Writer/director Haiffa Al-Mansour’s Saudi set tale tells the story of over-worked doctor Maryam Abdulaziz (Mila Al Zahrani) who, while applying for a job in Dubai, dispassionately signs up to run for office in the municipal council elections. Despite her candidacy being a formality to acquire paperwork for a job application, Maryam (the first female candidate) decides to build a campaign with her focus/aim to repair the damaged road leading to the hospital where she works.

Al-Mansour (Wadja, Mary Shelley) crafts a featherweight sashay through Riyadh’s cultural and political landscape with likeable/interesting characters, but the script/concept’s key themes should have better extrapolated then utilised to inform the drama to make it more commanding. Frustration and obstacles arise in the guise of societal/cultural sexism, conspiratorial MOs, ulterior motives, negative mindsets and a lack of peer support for Maryam, but the issues feel overly moderated to make TPC wieldy.

Characters, dynamics and contexts are aptly established during the set-up, yet the drama wanes/feels downplayed as the plot progresses then momentarily dithers before elevating near the end. Characters relay particulars to elongate the duration, but its story stalls a little and slows the film down. Maryam’s campaign runs parallel with a subplot about her musician father’s oud-led band tour. This feels gawkily woven but is efficiently resolved and made pertinent during a poignant scene between Maryam and her father.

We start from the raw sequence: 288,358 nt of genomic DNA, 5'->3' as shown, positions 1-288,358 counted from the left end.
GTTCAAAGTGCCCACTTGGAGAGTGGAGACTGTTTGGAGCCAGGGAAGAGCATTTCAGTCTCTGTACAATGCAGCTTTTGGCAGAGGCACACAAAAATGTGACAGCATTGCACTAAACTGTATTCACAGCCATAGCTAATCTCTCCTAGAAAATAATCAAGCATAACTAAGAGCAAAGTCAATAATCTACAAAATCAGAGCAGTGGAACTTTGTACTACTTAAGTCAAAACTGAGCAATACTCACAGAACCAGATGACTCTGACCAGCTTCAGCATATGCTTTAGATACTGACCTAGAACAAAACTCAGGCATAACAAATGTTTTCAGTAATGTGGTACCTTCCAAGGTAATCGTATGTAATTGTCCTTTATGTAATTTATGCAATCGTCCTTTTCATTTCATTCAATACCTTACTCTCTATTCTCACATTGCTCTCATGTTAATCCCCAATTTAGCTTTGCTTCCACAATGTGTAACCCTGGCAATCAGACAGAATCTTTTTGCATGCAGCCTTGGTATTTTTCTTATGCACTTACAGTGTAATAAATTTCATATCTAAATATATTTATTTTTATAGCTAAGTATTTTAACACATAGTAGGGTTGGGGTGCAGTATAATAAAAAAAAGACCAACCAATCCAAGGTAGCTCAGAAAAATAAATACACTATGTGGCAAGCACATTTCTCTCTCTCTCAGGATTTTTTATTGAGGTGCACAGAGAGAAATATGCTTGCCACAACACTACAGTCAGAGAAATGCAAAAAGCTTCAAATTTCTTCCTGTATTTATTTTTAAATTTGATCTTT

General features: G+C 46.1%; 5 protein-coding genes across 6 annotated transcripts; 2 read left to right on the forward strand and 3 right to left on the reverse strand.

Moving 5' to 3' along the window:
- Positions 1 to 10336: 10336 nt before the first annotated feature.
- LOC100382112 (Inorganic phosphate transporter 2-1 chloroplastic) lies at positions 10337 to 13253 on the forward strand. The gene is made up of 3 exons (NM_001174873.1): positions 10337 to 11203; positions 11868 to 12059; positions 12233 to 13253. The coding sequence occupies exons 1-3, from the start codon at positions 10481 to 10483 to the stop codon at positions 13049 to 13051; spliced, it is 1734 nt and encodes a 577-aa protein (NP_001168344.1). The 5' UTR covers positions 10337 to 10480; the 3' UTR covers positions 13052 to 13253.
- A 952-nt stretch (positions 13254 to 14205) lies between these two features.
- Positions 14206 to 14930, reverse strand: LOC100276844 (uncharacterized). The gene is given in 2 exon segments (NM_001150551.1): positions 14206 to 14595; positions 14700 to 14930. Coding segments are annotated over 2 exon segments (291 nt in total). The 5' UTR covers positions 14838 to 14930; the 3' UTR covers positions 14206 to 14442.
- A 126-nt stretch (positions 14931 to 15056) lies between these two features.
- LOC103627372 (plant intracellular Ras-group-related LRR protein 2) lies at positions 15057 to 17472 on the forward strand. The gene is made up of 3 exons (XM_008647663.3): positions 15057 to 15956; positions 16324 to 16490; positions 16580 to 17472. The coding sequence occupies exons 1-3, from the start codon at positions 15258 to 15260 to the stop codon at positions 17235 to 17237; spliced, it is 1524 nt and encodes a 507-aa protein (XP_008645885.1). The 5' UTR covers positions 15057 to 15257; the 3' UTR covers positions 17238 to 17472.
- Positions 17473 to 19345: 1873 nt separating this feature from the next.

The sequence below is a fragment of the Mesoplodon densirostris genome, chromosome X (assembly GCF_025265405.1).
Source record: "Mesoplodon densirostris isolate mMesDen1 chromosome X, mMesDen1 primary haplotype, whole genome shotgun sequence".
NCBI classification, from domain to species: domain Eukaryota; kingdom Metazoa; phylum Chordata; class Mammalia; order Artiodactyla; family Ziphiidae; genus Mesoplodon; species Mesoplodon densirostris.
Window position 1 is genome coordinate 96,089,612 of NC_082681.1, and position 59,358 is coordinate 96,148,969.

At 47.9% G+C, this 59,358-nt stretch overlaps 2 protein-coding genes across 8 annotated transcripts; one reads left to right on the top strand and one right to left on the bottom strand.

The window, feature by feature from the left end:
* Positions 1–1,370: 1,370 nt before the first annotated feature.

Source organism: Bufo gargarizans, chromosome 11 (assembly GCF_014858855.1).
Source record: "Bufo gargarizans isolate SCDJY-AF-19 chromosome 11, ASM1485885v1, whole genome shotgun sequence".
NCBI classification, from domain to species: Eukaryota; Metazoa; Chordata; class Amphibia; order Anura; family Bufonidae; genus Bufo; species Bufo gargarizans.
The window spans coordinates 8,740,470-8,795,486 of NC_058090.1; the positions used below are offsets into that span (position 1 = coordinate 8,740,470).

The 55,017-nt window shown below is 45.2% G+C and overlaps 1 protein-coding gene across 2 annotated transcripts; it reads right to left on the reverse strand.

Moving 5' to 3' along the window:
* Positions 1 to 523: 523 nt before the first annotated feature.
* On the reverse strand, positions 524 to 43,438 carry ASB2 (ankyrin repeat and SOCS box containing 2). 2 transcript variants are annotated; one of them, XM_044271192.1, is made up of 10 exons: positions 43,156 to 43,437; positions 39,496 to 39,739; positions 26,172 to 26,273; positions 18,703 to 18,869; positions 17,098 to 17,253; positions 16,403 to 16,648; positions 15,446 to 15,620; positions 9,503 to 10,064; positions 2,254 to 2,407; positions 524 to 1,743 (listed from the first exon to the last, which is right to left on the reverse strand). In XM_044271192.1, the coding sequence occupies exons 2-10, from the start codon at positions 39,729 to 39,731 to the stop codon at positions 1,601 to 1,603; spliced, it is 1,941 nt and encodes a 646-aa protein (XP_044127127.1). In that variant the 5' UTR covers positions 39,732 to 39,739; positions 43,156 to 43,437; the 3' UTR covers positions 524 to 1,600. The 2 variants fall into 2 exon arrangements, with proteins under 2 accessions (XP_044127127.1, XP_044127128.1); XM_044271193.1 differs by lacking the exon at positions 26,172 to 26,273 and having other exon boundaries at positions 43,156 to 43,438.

The second half sees Maryam build a campaign with the help of her sisters Sara (Nora Al Awadh) and Selma (Dae Al Hilala), debate with a TV chat show host and ask a colleague to help promote her candidacy at an event that women aren’t allowed to attend. This culminates in a compelling scene that makes TPC more engaging but it doesn’t veer the story into a new direction as needed. Nor does it alter the tone, advance Maryam or heighten the drama enough to rivet.

Despite a breezy relay, TPC feels like it could have been more of an engaging and powerhouse account/exposé. While it far from flatlines Al-Mansour’s film fluctuates and feels too light to be as potent or significant as the themes that underfeed it. Arcs align in the final third, a twist occurs and Maryam’s story is neatly concluded, but the drama needed seeding at an earlier stage for the themes to properly flourish/strengthen. While it’s still predominantly interesting and entertaining, TPC flutters like a feather in a breeze, or a transitory afterthought about something more important.

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Daniel Goodwin is a prevalent film writer for multiple websites including HeyUGuys, Scream Horror Magazine, Little White Lies, i-D and Dazed. After studying Film, Media and Cultural Studies at university and Creative Writing at the London School of Journalism, Daniel went on to work in TV production for Hat Trick Productions, So Television and The London Studios. He has also worked at the Home Office, in the private office of Hilary Benn MP and the Coroner's and Burials Department, as well as on the Movies on Pay TV market investigation for the Competition Commission.